Plato wrote in The Republic that “necessity is the mother of invention.” (Plato, 369 BC) While this continues to ring true in the digital age, I believe an update is needed. After working with web 2.0 tools, researching multimedia in the classroom, and thinking about integrating collaborative, connected technologies in the k-12 classroom, I have determined that reflection is the mother of innovation. The invention of web 2.0 tools gave birth to new methodologies for teaching and learning.
Prior to the integration of web 2.0 tools, teachers and students toiled away in isolation. The lone teacher lectured individual students who determined on their own what to do with information they received. Students and Teachers were connected by content on a rudimentary level. Teachers taught; students learned, period. Solomon and Schrum (2007) argue that “Web 2.0 signals a transition from isolation to interconnectedness. The tools allow multiple users to participate.” (p.13) The increase in participation in constructing knowledge brought about by incorporating web 2.0 tools connects teacher and student at a deeper level. I have always had issues with the teacher-directed learning model, now I believe it to be ineffective and at times detrimental to student learning.
As I reflect on my own learning process during this course, I realized the importance of purpose, and how purpose determined the extent of my connection to content. When I tailored the assignment to meet a need, I spent more time engaged in learning. I went out and actively searched the web for solutions to problems that arose, and actively constructed meaningful learning. Web 2.0 tools not only connected me with resources, but also with a community of learners. Collaborating with a team using available technology gave purpose to learning and made learning relevant. The ability to communicate, problem-solve and think critically afforded by using web 2.0 tools greatly enhanced my learning experience by engaging in a common purpose with diverse individuals.
My outlook on learning changed during this course. While I understood learning collaboratively and actively teach my own students the process of connected, reflective learning, I still often preferred to learn on my own. As a young student, I never really cared for “group work.” I never was taught the necessary skills nor did I see the purpose. As I reflect on the experience of collaborating on the website during this course, I realize how much I learned from my collaborators and the power of connected learning. I think our final product evidences the relevance of connected learning via the web.
This experience confirmed the importance of, according to North Central Regional Educational Laboratory, “bridging the gap between how students live and how they learn” (Soloman & Schrum p.19). I believe it is absolute necessary to design learning experiences rooted in 21st Century Skills. We live in an interconnected world where knowledge is literally at our fingertips and experts a click, tap or swipe away. Learning opportunities are not confined by time, space or location. The invention of web 2.0 tools facilitates the acquisition and dissemination of knowledge interactively, promotes the use of higher-order thinking skills, and meets learners where they live – in a digital, connected world.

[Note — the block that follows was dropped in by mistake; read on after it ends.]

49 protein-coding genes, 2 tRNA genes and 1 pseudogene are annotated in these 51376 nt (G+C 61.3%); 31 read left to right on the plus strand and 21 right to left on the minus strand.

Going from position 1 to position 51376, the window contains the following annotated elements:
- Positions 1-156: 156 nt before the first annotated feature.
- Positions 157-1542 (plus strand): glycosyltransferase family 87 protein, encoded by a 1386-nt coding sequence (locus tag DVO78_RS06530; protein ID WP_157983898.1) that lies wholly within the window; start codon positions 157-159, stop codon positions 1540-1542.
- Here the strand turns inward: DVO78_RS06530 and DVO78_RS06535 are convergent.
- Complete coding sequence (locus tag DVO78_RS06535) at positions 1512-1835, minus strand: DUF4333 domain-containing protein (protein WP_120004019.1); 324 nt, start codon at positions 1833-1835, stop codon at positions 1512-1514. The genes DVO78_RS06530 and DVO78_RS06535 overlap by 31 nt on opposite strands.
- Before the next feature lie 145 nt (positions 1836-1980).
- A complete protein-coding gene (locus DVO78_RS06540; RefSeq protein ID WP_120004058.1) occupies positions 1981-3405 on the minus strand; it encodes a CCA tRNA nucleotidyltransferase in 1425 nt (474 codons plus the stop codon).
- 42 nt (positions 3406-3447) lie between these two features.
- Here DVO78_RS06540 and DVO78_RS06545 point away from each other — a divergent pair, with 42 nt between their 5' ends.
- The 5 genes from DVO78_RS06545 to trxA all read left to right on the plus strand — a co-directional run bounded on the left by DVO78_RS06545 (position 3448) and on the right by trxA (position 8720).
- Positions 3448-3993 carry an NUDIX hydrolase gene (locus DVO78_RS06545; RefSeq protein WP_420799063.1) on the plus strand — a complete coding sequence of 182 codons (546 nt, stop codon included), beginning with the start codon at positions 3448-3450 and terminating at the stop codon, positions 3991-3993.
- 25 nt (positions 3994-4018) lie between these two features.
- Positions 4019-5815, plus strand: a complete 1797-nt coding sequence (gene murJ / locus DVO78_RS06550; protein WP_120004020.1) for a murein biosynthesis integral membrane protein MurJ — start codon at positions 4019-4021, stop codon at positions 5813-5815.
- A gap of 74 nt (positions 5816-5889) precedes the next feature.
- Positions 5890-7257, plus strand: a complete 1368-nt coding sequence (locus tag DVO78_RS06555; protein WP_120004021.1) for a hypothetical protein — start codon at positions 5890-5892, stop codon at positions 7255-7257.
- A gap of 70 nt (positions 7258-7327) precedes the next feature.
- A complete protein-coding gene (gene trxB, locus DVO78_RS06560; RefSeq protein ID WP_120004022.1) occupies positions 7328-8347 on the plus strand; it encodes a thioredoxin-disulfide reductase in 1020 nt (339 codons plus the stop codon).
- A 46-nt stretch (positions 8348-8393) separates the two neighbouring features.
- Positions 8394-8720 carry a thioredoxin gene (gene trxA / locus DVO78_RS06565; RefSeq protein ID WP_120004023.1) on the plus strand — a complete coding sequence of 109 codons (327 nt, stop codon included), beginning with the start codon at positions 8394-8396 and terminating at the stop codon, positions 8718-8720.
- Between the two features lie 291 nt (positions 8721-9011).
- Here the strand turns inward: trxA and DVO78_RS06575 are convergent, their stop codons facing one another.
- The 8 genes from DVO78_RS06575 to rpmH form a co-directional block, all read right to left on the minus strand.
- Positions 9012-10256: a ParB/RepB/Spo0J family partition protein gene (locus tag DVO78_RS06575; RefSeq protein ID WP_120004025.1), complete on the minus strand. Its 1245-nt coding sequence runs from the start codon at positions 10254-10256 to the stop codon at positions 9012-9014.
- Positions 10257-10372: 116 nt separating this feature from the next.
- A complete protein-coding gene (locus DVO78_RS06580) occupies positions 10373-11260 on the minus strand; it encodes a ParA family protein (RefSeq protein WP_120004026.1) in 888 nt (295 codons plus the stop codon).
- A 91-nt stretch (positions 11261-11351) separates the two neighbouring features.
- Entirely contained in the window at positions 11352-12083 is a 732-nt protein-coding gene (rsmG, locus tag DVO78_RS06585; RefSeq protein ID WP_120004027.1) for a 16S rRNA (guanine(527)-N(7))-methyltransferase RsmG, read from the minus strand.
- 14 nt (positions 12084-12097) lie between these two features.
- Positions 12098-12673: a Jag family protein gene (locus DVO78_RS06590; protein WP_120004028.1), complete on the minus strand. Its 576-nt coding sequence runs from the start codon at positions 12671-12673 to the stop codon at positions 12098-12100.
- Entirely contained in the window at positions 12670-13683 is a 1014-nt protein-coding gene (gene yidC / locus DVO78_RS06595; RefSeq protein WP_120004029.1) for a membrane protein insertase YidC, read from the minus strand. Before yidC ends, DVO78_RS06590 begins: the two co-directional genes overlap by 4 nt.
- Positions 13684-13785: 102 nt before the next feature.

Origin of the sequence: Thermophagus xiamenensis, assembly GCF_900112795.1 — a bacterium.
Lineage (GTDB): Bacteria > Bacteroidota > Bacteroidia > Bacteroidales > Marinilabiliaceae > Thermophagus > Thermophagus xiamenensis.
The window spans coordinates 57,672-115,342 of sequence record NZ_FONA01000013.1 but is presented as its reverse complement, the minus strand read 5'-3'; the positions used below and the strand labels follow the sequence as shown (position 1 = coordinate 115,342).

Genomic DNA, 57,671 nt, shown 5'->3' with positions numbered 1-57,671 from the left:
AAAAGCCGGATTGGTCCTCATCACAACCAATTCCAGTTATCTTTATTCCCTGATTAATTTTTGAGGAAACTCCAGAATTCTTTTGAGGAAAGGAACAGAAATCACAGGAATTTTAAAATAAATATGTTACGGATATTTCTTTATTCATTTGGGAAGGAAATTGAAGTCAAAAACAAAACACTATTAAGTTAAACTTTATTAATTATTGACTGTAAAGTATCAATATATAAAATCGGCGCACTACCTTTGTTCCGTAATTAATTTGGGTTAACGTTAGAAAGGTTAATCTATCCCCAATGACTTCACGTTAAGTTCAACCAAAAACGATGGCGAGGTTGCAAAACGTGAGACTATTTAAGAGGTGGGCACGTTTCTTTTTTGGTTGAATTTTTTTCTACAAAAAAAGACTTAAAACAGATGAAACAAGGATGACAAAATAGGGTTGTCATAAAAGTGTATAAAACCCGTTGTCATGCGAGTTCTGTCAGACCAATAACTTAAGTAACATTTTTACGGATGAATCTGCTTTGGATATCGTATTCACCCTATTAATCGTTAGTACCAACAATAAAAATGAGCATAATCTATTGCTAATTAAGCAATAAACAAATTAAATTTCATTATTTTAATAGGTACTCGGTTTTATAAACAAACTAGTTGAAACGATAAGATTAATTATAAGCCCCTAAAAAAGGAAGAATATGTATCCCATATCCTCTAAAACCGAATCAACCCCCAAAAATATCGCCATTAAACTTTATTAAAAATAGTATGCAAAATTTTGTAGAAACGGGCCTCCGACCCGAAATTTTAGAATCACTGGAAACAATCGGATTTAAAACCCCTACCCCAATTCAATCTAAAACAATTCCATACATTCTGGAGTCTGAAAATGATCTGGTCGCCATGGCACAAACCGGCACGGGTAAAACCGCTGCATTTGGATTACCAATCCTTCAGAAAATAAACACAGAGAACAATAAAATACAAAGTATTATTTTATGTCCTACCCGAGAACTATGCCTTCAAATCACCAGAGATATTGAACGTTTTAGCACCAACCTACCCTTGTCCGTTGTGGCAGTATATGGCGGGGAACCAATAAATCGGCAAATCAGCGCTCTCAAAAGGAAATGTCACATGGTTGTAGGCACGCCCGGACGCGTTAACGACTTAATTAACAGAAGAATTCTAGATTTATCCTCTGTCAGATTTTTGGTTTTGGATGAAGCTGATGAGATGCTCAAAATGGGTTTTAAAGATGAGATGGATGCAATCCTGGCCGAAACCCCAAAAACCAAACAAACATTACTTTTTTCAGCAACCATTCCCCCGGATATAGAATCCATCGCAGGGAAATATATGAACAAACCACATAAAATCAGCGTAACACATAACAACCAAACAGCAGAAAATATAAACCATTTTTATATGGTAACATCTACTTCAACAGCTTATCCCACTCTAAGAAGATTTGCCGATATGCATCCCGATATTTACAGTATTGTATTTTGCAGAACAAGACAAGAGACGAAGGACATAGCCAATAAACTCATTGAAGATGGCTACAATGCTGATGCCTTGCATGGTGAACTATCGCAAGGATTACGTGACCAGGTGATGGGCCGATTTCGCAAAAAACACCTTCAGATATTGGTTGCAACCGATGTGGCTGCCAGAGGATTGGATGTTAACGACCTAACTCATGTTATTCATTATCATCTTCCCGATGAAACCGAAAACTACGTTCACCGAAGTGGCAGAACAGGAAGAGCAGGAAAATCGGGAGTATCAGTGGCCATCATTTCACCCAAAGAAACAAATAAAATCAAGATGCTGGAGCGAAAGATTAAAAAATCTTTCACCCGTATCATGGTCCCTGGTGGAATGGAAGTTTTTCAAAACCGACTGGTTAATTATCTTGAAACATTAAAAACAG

Reaching learners requires educators to be innovative in the use of new tools for learning. Possibilities for creating and presenting content in novel engaging ways has never been greater and is unlikely to diminish. In a research study funded by BrainPOP LLC, SEG Research found that web 2.0 tools take “advantage of multimodal [brain] processing capability . . . and dramatically enhance student learning through multimedia instruction” (SEG, 2008 p.1). This is the greatest take-a-way for me, and what will influence my pedagogical decisions going forward. As I completed the work for this course, the majority of my time on task was spent using higher-order thinking skills indentified by Loren Anderson in his update of Howard Bloom’s Taxonomy to analyze, evaluate and create (Churches, 2008). In a digital world it is necessary to engage learners in their learning and thinking. The invention of web 2.0 tools facilitates engagement in learning and the construction of knowledge. Implementing these tools requires the educator to engage with them in a purposeful way. Reflecting on the process of learning, evaluating and creating with web 2.0 tools spawns innovative learning opportunities for students.
Plato (380 BC) The Republic. Athens, Greece:
Solomon, Gwen & Schrum, Lynne (2007) web 2.0 new tools, new schools. Eugene, Oregon: International Society for Technology in Education
SEG Research (2008) Understanding Multimedia Learning: Integrating multimedia in the K-12 Classroom. New Hope, Pennsylvania: http://www.brainpop.com/new_common_images/files/76/76426_BrainPOP_White_Paper-20090426.pdfChurches, Andrew (2008, April 1). Bloom’s Taxonomy Blooms Digitally [Web log post] Retrieved from http://www.techlearning.com/studies-in-ed-tech/0020/blooms-taxonomy-blooms-digitally/44988